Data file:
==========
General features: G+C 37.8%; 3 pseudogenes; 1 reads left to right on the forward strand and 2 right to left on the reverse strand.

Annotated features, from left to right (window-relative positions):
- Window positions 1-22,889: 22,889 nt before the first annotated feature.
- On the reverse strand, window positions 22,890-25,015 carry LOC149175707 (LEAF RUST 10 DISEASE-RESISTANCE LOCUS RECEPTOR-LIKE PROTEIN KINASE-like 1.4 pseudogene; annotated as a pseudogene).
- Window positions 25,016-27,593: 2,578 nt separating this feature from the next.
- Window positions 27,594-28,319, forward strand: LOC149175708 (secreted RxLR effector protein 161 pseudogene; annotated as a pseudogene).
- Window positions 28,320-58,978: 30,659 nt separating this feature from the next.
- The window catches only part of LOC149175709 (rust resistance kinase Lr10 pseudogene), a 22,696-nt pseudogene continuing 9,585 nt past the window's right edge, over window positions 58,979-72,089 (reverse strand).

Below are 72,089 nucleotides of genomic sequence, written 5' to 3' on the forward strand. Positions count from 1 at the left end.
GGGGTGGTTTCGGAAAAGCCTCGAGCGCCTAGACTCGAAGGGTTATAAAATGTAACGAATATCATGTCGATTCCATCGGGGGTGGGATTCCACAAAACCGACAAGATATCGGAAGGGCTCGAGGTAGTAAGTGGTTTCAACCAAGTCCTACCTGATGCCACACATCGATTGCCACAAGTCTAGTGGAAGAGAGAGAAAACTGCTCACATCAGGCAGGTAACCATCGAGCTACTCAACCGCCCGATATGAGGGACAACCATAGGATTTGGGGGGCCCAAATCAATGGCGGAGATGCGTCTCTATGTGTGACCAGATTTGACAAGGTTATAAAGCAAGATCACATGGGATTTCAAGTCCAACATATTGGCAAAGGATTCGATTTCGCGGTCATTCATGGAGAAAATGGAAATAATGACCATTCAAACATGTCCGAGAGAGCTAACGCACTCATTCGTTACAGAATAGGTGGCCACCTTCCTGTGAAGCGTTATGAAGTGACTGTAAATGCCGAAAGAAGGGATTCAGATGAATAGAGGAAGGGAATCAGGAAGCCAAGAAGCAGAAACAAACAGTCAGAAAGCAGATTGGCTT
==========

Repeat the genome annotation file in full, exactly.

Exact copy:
General features: G+C 37.8%; 3 pseudogenes; 1 reads left to right on the forward strand and 2 right to left on the reverse strand.

Annotated features, from left to right (window-relative positions):
- Window positions 1-22,889: 22,889 nt before the first annotated feature.
- On the reverse strand, window positions 22,890-25,015 carry LOC149175707 (LEAF RUST 10 DISEASE-RESISTANCE LOCUS RECEPTOR-LIKE PROTEIN KINASE-like 1.4 pseudogene; annotated as a pseudogene).
- Window positions 25,016-27,593: 2,578 nt separating this feature from the next.
- Window positions 27,594-28,319, forward strand: LOC149175708 (secreted RxLR effector protein 161 pseudogene; annotated as a pseudogene).
- Window positions 28,320-58,978: 30,659 nt separating this feature from the next.
- The window catches only part of LOC149175709 (rust resistance kinase Lr10 pseudogene), a 22,696-nt pseudogene continuing 9,585 nt past the window's right edge, over window positions 58,979-72,089 (reverse strand).

Below are 72,089 nucleotides of genomic sequence, written 5' to 3' on the forward strand. Positions count from 1 at the left end.
GGGGTGGTTTCGGAAAAGCCTCGAGCGCCTAGACTCGAAGGGTTATAAAATGTAACGAATATCATGTCGATTCCATCGGGGGTGGGATTCCACAAAACCGACAAGATATCGGAAGGGCTCGAGGTAGTAAGTGGTTTCAACCAAGTCCTACCTGATGCCACACATCGATTGCCACAAGTCTAGTGGAAGAGAGAGAAAACTGCTCACATCAGGCAGGTAACCATCGAGCTACTCAACCGCCCGATATGAGGGACAACCATAGGATTTGGGGGGCCCAAATCAATGGCGGAGATGCGTCTCTATGTGTGACCAGATTTGACAAGGTTATAAAGCAAGATCACATGGGATTTCAAGTCCAACATATTGGCAAAGGATTCGATTTCGCGGTCATTCATGGAGAAAATGGAAATAATGACCATTCAAACATGTCCGAGAGAGCTAACGCACTCATTCGTTACAGAATAGGTGGCCACCTTCCTGTGAAGCGTTATGAAGTGACTGTAAATGCCGAAAGAAGGGATTCAGATGAATAGAGGAAGGGAATCAGGAAGCCAAGAAGCAGAAACAAACAGTCAGAAAGCAGATTGGCTT